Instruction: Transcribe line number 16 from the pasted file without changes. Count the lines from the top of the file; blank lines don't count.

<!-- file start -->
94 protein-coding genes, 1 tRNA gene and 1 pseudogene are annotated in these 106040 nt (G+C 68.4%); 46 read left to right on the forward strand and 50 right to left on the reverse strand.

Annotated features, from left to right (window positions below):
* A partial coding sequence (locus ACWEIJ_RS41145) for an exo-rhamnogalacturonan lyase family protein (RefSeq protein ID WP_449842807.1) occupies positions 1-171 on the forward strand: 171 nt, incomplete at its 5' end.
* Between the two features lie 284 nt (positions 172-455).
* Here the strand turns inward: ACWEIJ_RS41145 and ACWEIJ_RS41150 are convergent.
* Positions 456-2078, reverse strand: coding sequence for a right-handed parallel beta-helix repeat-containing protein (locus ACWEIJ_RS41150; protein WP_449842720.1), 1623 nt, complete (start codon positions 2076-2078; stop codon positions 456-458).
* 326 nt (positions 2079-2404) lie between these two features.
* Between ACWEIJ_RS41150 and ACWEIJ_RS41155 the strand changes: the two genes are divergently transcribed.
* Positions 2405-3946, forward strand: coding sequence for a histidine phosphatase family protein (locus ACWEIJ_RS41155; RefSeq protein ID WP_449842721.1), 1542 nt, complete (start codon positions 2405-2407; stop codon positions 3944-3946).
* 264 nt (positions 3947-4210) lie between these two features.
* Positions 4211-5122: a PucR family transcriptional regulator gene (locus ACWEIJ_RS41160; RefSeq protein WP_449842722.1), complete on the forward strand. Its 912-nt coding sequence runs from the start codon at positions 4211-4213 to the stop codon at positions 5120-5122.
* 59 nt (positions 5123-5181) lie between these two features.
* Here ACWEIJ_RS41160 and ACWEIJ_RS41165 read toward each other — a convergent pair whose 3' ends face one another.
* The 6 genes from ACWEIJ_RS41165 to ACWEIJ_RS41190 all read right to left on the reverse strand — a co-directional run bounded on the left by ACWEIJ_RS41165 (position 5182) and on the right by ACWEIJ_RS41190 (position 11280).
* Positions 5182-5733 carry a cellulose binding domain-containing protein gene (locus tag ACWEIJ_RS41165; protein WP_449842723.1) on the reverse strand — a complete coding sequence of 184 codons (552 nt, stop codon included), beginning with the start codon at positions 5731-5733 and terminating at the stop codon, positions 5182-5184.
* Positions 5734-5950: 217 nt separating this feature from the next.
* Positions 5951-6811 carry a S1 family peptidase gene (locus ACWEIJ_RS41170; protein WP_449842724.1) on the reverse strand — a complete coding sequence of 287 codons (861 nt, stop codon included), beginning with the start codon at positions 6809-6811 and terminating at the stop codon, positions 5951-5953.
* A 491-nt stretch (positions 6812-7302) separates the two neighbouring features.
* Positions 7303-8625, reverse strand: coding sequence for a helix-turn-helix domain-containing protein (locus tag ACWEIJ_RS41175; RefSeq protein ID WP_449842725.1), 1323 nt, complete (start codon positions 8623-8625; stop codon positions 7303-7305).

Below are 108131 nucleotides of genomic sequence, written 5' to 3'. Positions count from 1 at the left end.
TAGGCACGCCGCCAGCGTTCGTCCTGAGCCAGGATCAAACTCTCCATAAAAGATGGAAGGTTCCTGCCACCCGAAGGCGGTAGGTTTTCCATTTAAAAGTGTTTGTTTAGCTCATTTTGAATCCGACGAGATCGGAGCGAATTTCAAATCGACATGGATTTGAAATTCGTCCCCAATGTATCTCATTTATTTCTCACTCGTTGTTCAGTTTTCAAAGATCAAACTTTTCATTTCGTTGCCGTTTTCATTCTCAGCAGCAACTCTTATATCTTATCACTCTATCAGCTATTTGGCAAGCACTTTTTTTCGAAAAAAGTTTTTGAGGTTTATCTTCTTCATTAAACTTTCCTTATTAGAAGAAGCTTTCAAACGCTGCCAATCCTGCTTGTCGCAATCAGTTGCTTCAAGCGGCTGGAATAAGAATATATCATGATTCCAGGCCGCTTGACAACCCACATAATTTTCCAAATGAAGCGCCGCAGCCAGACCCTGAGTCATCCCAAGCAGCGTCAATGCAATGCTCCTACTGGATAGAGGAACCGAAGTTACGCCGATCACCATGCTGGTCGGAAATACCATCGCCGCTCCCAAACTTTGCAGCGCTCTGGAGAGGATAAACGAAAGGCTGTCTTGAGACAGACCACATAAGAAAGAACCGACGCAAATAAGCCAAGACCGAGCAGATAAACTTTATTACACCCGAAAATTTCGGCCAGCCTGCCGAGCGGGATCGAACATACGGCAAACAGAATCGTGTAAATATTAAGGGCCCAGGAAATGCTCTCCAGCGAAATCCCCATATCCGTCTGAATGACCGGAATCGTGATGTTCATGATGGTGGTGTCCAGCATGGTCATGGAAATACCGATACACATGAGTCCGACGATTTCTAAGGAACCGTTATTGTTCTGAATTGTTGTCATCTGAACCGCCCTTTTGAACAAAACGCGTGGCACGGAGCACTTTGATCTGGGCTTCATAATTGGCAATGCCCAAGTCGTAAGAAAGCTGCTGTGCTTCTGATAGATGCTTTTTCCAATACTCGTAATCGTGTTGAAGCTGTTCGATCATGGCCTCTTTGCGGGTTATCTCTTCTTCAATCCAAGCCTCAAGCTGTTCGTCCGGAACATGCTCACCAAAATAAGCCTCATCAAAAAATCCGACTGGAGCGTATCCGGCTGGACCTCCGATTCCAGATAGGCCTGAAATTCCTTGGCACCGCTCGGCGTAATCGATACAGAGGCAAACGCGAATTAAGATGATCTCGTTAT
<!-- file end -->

* Positions 5734-5950: 217 nt separating this feature from the next.